OTD Improvement Project – Part 2: Passing
Mike Clay continues his series on opportunity-adjusted touchdowns (OTD) with a look at the quarterback position.
OTD Improvement Project – Part 2: Passing
Yesterday, I released part one of my series on the tweaks I made to improve our opportunity-adjusted touchdown (OTD) statistic. I also recapped and discussed recent rushing OTD numbers.
In Part 2, I’m going to flip over to passing OTD. I covered receiving OTD throughout the 2013 season, but this is the debut for passing OTD.
If you’re new to the stat, be sure to check out my initial introduction. The OTD metric weighs every carry/pass/target and converts the data into one number that indicates a player’s scoring opportunity.
Click here for my piece on receiving OTD.
Note: Remember that passing OTD is based on the receiver’s distance from the end zone when he is targeted — not the line of scrimmage. This allows us to better weigh throws into the end zone.
|15||Alex D. Smith||473||23||20.1||2.9|
Our first chart shows the Top 15 quarterbacks in terms of Passing OTD during the 2013 regular season.
In what should be a surprise to no man, Peyton Manning paces the league by a massive margin (8.4 to be exact). Manning tossed 50 passes into the confines of the end zone, which trailed only Matthew Stafford (51). Of course, Manning converted an NFL-best 26 of those throws, which was seven more than Stafford and one more than second-place Andy Dalton.
A glance at conversion rates on throws into the end zone is quite interesting. Among all quarterbacks with 20-plus tries in the category, Nick Foles had the most success with a rate of 64 percent (16-of-25). Colin Kaepernick (54 percent), Manning (52 percent), Mike Glennon (52 percent), and Dalton (50 percent) round out the Top 5.
On the other side of the coin we have the players who didn’t fare as well on end zone throws. Interestingly, Andrew Luck is dead last in the category. Luck completed only eight of his 34 tries (23.5 percent). Additional research will be required to determine if this is quarterback-, receiver-, or luck-dependent, but Luck did struggle in this area last year, as well. He was only slightly better at 28.2 percent (11-of-39). Rounding out the Bottom 5 are Matt McGloin (23.8 percent), Chad Henne (24.2 percent), Tom Brady (29.3 percent), and Geno Smith (30.4 percent).
One more random note here before I move on. Cam Newton somehow only completed five of 32 (15.6 percent) end-zone attempts in 2012. He improved by a massive margin to 15-of-31 (48.4 percent) in 2013.
Our next chart shows the quarterbacks who exceeded their expected touchdown total (aka their OTD) by the largest margins.
Considering the efficiency of both Manning and Drew Brees, it’s no surprise to see them near the top. Foles had a big sophomore season, but considering that he attempted fewer than half the passes Manning or Brees did, it’s quite interesting to see him second on this list. We mentioned his outstanding production on end zone throws earlier, which really pushes him over the top. In addition, Foles attempted four passes to a receiver standing at the 1-yard line. Three were converted into scores. Of course, it doesn’t hurt that the Philadelphia offense trailed only Denver in offensive touchdowns, providing Foles with plenty of scoring opportunities.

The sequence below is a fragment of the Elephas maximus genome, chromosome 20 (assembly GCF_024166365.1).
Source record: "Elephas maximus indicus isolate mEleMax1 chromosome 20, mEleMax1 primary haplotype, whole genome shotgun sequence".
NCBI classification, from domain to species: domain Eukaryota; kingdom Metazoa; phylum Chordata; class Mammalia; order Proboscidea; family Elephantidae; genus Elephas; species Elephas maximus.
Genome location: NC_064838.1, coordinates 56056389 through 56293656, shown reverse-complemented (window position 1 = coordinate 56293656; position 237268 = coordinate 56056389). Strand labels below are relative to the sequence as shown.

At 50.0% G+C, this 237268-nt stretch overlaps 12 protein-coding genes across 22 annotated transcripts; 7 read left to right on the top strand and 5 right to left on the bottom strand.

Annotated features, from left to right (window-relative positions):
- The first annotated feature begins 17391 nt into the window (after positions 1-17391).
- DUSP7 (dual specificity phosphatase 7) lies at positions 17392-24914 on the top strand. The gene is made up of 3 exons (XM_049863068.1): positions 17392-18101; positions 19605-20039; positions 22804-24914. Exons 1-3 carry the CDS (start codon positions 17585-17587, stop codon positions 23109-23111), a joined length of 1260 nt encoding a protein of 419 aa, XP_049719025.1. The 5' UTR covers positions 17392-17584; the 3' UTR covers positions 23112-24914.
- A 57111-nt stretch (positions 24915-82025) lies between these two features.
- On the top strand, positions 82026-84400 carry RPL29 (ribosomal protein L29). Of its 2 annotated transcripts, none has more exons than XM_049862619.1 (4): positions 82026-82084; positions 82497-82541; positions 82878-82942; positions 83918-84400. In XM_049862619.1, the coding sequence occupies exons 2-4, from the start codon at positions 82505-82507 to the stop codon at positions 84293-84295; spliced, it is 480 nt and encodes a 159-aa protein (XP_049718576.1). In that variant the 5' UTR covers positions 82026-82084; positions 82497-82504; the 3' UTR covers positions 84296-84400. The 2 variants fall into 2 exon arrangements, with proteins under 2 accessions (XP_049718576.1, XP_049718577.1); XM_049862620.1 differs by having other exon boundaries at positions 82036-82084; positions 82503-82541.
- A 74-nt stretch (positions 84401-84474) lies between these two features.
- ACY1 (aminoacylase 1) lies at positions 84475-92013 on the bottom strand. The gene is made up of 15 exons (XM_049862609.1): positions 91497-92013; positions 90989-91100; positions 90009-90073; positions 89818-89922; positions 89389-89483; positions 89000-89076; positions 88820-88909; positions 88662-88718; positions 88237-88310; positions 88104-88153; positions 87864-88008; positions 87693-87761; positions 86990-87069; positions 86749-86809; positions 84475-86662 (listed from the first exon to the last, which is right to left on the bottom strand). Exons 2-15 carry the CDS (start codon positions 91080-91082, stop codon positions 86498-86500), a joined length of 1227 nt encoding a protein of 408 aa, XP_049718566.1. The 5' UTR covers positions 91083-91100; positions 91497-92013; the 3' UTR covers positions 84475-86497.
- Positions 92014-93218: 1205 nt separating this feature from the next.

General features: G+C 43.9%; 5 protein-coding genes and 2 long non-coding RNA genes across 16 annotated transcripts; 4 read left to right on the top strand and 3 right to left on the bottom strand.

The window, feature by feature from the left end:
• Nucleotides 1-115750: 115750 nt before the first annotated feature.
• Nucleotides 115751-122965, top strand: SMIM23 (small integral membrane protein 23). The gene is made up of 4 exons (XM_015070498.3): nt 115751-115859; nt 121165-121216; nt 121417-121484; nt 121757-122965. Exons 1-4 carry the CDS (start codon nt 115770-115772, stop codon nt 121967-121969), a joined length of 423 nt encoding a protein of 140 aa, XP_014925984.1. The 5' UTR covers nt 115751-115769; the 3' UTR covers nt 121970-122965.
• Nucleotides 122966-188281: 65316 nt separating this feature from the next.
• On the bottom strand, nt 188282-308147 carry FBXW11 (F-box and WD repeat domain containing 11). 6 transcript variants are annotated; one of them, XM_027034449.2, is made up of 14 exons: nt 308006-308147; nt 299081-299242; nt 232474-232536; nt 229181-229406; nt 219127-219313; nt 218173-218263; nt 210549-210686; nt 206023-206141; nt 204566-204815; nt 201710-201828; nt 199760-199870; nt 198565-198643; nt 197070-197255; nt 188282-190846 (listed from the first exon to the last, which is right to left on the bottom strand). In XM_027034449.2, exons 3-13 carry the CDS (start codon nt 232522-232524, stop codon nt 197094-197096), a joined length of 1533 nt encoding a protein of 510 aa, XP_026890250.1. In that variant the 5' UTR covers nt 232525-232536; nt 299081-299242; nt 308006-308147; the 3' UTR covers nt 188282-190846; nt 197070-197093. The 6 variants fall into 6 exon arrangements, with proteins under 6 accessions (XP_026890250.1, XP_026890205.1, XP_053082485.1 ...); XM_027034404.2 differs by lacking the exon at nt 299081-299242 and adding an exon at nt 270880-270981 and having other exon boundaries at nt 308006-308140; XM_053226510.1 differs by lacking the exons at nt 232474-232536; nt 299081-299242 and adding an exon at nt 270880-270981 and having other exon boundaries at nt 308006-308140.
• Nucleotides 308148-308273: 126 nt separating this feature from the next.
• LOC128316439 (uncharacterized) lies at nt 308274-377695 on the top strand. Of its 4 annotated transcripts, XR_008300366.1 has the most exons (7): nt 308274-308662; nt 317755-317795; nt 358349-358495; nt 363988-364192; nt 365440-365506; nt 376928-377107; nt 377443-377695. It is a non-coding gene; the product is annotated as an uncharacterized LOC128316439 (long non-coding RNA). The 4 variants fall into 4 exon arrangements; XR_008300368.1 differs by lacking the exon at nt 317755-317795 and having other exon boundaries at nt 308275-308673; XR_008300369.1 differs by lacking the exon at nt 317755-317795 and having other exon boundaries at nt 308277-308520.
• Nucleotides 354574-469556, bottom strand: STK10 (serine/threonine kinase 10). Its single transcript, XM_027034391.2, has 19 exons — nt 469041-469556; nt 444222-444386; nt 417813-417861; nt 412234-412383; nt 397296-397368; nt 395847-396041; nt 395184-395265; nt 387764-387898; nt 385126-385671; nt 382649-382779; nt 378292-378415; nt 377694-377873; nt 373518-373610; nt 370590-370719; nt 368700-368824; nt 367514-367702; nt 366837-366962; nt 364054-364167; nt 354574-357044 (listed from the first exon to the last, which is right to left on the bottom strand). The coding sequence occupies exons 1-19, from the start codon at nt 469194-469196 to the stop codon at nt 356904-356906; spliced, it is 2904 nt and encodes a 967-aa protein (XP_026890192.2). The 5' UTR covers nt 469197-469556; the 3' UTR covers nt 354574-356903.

|9||Robert Griffin III||428||16||18.7||-2.7|
Finally, we have the quarterbacks with actual touchdown totals significantly below their expected marks.
Joe Flacco had a rough year and OTD shows some of why that is. The Ravens’ franchise player connected on only 14 of 38 (37 percent) end zone attempts. Even worse, he tossed 39 passes to receivers standing within 10 yards of the end zone. He completed only three (or 7.7 percent).
Our final chart doesn’t require much analysis. It’s the same as our first chart except that it includes the last three years of data. What’s really interesting is how well the top of the “Diff” (or +/-) column passes the eye test. Brees (+35.1), Aaron Rodgers (+32.6), and Peyton Manning (+22.3) are clearly three of the best in the business.
Possibly even more interesting are the names toward the bottom of the list. We have seemingly overrated players in Flacco (-14.9) and Stafford (-11.2), poor players in Chad Henne (-11.3), Blaine Gabbert (-8.9), and Brady Quinn (-5.3); and inconsistent producers in Andrew Luck (-7.2) and Jay Cutler (-5.5).
Examining the relevance of +/- will be a project for another day, but, at first glance, the data is very interesting.
In Part Three of my series, I’ll take a look at the most interesting of the three OTD categories: receiving.
Follow Mike Clay on Twitter: @MikeClayNFL